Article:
Roger work in progressAnimal law, as a distinct body of law has not long existed. It evolved not as law but more as custom, especially in farming communities around the world where order and rules for dispute resolution as those disputes would involve animals, were necessary.

If a bull gores a man or woman to death, the bull is to be stoned to death, and its meat must not be eaten. Exodus 21:28

700 B.C. Zeus established the following way of life for men: whereas for fish and winged birds it is common to eat one another, since there is no law among them, to men he gave law, which is by far the best thing. Hesiod (Greek poet) in Works and Days.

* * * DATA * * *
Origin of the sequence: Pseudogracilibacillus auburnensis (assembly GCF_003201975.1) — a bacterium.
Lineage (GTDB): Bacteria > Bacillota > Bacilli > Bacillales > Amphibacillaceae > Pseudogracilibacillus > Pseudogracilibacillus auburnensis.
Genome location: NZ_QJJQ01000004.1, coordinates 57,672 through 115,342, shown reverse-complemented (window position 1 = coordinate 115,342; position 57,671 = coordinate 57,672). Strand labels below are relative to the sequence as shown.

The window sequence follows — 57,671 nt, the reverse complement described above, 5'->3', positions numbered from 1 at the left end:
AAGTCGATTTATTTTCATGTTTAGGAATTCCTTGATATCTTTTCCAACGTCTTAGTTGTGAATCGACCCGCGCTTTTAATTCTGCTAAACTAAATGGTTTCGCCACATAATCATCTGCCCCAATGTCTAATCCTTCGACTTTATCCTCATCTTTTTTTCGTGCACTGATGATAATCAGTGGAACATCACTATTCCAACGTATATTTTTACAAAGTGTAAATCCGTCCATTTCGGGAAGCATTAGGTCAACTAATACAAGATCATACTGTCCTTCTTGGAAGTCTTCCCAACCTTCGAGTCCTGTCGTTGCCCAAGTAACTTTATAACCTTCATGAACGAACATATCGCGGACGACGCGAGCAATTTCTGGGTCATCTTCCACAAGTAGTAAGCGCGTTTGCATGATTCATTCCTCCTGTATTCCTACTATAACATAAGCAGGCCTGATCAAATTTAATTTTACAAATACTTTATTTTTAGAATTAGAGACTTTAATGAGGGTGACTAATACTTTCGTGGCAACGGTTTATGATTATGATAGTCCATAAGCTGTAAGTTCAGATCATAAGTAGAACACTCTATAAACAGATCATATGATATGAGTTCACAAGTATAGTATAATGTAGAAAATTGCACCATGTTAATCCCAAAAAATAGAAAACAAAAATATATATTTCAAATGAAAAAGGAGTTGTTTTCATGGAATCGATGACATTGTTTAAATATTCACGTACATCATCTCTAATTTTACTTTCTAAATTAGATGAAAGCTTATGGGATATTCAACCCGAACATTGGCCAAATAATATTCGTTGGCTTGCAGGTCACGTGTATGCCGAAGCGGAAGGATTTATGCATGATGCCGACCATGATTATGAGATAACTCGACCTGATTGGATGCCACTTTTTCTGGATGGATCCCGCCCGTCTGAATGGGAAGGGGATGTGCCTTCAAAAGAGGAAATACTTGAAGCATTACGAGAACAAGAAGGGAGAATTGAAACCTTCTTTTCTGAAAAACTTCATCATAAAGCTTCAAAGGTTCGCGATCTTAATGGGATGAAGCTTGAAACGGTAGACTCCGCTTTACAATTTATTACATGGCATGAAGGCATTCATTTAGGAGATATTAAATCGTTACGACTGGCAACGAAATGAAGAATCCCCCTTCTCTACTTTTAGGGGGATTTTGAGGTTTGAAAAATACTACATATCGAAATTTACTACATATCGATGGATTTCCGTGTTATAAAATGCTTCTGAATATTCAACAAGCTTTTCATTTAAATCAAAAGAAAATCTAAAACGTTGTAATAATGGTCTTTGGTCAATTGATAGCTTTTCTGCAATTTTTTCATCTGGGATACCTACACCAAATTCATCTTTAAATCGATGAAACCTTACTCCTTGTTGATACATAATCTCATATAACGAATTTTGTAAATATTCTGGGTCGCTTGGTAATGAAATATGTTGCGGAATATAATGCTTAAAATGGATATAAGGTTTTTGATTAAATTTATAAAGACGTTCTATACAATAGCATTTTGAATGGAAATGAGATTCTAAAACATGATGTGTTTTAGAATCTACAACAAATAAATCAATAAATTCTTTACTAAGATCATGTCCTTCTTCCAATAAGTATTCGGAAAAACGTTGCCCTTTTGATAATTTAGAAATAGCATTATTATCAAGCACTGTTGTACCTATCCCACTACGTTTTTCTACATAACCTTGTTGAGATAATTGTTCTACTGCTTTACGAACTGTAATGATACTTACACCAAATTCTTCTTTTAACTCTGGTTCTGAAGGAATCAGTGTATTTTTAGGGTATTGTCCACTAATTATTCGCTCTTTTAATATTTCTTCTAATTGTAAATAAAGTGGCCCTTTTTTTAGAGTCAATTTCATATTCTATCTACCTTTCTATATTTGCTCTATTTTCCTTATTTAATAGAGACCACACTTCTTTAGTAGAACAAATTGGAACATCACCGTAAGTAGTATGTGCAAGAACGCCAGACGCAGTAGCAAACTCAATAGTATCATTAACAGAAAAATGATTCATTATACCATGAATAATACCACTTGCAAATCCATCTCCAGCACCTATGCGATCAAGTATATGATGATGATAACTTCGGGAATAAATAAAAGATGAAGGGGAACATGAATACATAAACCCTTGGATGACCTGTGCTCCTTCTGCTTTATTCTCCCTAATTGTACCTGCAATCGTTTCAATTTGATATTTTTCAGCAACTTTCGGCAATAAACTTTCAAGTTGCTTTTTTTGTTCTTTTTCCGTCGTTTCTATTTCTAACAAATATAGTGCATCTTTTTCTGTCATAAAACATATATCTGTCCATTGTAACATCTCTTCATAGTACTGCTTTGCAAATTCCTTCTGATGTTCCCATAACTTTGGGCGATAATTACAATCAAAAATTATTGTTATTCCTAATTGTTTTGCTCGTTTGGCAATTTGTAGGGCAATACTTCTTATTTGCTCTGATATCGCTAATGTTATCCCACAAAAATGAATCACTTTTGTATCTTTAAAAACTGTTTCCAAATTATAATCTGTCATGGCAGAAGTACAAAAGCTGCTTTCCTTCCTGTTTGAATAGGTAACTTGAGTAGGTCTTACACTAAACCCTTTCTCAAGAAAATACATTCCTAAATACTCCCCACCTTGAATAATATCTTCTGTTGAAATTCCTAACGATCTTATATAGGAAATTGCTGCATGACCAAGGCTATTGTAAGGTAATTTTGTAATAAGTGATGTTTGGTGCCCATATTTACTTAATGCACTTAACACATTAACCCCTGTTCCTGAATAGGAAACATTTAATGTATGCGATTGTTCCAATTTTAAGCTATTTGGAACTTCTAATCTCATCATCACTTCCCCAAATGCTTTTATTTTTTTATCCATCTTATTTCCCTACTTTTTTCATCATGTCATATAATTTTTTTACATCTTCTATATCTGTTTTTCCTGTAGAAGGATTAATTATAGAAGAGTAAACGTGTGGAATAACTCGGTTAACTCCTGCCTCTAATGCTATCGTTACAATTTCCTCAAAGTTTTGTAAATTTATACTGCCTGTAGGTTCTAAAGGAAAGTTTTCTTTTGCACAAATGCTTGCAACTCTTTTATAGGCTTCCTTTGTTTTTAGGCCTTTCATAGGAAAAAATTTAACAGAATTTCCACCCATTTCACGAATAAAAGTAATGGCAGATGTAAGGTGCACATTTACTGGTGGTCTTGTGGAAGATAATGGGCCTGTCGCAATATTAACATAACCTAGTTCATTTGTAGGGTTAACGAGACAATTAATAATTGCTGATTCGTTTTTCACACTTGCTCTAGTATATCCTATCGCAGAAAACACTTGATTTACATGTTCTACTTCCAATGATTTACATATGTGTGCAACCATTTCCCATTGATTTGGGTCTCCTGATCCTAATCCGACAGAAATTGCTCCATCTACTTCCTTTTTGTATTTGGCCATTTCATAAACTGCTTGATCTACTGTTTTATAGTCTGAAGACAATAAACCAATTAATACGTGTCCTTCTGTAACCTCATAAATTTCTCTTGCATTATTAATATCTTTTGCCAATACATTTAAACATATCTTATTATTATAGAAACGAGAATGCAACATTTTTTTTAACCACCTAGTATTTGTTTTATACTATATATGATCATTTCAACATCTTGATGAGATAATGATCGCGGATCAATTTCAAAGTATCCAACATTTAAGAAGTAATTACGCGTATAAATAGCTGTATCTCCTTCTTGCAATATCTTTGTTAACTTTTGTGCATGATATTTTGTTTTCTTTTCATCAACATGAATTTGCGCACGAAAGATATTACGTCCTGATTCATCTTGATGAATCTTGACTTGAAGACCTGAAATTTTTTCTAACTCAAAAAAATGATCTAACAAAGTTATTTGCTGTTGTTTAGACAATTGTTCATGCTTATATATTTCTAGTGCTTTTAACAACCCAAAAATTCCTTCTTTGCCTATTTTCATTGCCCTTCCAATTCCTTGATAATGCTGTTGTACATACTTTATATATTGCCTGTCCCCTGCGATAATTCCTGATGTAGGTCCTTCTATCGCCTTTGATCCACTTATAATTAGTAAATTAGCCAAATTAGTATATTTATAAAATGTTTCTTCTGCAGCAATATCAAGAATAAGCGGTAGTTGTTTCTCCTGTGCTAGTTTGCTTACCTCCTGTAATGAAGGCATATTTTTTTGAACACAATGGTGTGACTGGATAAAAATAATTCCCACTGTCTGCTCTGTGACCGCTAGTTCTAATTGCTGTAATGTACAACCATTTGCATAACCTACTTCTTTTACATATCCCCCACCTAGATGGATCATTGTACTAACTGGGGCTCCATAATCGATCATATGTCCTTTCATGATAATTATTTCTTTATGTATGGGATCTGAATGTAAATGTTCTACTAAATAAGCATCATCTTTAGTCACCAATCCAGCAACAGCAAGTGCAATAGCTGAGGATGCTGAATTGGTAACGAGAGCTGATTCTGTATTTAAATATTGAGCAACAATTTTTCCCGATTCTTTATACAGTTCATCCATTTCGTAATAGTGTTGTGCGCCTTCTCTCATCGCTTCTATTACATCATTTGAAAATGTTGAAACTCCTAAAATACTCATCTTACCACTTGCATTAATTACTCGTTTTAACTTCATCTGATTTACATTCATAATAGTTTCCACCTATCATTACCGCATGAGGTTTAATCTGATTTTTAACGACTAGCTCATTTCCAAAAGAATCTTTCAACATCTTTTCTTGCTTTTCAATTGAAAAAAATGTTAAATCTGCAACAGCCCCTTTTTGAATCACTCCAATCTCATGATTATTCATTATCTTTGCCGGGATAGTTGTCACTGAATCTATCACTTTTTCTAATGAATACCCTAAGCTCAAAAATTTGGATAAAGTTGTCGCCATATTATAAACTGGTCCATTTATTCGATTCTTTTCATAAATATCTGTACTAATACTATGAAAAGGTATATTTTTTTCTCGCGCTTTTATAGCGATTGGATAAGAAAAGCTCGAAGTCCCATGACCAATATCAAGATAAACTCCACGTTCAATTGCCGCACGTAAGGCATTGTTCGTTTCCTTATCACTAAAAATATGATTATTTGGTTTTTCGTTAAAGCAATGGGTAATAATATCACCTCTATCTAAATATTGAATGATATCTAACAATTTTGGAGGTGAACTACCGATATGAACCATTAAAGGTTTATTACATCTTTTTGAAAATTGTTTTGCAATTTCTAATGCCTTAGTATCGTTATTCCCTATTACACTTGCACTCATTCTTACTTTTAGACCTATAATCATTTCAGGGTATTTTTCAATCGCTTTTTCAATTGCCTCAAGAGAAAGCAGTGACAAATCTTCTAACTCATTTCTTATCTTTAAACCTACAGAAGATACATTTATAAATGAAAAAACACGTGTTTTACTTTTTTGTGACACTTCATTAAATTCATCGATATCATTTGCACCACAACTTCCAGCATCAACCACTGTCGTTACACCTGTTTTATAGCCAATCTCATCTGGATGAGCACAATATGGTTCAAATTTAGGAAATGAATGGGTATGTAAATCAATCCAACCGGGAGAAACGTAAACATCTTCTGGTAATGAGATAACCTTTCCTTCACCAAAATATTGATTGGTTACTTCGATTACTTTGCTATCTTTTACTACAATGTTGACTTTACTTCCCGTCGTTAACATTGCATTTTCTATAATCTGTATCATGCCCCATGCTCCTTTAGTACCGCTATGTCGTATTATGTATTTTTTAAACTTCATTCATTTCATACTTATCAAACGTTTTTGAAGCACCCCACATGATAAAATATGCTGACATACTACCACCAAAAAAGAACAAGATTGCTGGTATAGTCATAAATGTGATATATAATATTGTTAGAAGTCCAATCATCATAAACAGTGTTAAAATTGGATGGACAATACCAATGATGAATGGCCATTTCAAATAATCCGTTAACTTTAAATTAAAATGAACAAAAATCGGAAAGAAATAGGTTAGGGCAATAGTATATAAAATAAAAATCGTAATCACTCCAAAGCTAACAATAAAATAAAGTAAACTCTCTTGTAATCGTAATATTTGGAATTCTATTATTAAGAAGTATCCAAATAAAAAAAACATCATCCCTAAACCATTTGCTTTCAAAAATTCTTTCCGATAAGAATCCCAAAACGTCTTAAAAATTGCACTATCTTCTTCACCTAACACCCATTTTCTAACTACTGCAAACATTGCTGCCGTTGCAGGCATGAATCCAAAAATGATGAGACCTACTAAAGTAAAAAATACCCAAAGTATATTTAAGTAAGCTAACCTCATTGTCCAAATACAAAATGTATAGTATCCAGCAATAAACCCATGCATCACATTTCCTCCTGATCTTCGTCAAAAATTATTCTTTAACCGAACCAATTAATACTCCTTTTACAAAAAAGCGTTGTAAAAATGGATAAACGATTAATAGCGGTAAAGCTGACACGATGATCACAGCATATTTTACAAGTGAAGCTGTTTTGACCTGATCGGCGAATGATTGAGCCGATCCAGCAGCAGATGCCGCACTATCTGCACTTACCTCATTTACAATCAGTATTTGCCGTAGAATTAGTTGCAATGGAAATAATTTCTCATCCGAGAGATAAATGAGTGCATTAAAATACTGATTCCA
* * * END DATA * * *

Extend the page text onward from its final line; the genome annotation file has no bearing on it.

450 BC – The Twelve Tables

 


In the circumstances described at 450 BC – The Twelve Tables, the Roman law on animals began to take shape.

 

 

 

 

 

 

Justinian's institutes, 533 AD

 


The Roman law ultimately and singularly influenced the common law even as it is applied today, in terms of animal law. Roman was spread by the Romans as they conquered the territory now known as Europe. When they were ultimately pushed off those territories when the natives regrouped, those natives, the Saxons, the Gauls etc., mostly chose to retain the essence of the Roman law including the small body of animal law.

 

 

 

for centuries, the Roman law was an amalgam of the opinions of different influential jurists but finally brought together into one code by the Emperor Justinian, in 533 AD. See 533 AD - Justinian's Institutes.